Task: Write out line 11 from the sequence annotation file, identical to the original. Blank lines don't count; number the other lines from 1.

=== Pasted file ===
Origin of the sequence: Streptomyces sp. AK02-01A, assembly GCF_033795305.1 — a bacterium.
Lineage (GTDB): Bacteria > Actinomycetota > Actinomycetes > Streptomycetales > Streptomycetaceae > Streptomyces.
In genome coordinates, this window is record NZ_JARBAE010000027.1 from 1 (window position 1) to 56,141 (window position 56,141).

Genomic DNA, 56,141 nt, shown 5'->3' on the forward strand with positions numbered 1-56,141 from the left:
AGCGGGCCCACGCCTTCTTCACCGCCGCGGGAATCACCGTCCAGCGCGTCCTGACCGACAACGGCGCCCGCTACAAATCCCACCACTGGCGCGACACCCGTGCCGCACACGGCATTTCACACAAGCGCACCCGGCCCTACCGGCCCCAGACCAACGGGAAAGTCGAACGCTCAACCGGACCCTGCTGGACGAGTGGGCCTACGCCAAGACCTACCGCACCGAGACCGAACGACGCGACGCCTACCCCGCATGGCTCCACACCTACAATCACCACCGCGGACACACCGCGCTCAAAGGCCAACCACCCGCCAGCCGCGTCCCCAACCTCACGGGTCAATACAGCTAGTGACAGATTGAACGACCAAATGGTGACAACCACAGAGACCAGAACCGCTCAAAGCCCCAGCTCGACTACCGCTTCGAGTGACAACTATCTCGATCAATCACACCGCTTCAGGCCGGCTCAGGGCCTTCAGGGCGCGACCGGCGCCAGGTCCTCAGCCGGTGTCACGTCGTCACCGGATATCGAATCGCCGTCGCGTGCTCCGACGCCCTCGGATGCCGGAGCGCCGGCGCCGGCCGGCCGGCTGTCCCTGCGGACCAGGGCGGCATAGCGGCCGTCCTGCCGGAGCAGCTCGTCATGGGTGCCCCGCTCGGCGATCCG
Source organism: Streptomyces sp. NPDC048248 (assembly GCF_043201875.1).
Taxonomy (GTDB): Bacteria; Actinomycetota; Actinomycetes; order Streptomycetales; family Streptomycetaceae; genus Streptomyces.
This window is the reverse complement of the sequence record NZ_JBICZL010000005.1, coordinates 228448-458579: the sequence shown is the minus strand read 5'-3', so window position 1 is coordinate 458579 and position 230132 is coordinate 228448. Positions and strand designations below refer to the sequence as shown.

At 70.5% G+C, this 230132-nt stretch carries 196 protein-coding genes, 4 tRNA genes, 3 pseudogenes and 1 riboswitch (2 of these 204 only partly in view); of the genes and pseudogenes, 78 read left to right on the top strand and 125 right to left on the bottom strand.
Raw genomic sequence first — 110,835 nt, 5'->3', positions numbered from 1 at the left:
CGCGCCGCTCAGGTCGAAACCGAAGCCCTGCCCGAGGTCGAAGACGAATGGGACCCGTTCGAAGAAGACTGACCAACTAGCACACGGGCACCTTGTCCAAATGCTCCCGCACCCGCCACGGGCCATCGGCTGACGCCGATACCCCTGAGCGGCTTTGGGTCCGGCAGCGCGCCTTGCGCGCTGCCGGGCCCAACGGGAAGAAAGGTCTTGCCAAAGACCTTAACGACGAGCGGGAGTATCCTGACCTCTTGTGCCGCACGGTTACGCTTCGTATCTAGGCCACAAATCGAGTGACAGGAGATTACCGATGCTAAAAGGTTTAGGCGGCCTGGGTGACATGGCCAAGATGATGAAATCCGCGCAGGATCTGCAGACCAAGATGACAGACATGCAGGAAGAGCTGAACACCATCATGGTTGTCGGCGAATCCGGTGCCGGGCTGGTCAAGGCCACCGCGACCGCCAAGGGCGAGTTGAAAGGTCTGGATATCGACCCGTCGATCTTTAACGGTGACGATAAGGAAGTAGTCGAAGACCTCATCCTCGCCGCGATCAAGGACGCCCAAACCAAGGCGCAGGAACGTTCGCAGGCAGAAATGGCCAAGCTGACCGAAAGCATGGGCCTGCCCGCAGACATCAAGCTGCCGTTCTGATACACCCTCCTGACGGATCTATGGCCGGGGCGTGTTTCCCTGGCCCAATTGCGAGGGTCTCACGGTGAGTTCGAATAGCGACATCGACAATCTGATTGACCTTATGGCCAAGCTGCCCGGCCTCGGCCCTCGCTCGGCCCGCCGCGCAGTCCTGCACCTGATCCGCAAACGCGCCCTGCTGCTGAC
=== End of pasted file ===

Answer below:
CGCGCCGCTCAGGTCGAAACCGAAGCCCTGCCCGAGGTCGAAGACGAATGGGACCCGTTCGAAGAAGACTGACCAACTAGCACACGGGCACCTTGTCCAAATGCTCCCGCACCCGCCACGGGCCATCGGCTGACGCCGATACCCCTGAGCGGCTTTGGGTCCGGCAGCGCGCCTTGCGCGCTGCCGGGCCCAACGGGAAGAAAGGTCTTGCCAAAGACCTTAACGACGAGCGGGAGTATCCTGACCTCTTGTGCCGCACGGTTACGCTTCGTATCTAGGCCACAAATCGAGTGACAGGAGATTACCGATGCTAAAAGGTTTAGGCGGCCTGGGTGACATGGCCAAGATGATGAAATCCGCGCAGGATCTGCAGACCAAGATGACAGACATGCAGGAAGAGCTGAACACCATCATGGTTGTCGGCGAATCCGGTGCCGGGCTGGTCAAGGCCACCGCGACCGCCAAGGGCGAGTTGAAAGGTCTGGATATCGACCCGTCGATCTTTAACGGTGACGATAAGGAAGTAGTCGAAGACCTCATCCTCGCCGCGATCAAGGACGCCCAAACCAAGGCGCAGGAACGTTCGCAGGCAGAAATGGCCAAGCTGACCGAAAGCATGGGCCTGCCCGCAGACATCAAGCTGCCGTTCTGATACACCCTCCTGACGGATCTATGGCCGGGGCGTGTTTCCCTGGCCCAATTGCGAGGGTCTCACGGTGAGTTCGAATAGCGACATCGACAATCTGATTGACCTTATGGCCAAGCTGCCCGGCCTCGGCCCTCGCTCGGCCCGCCGCGCAGTCCTGCACCTGATCCGCAAACGCGCCCTGCTGCTGAC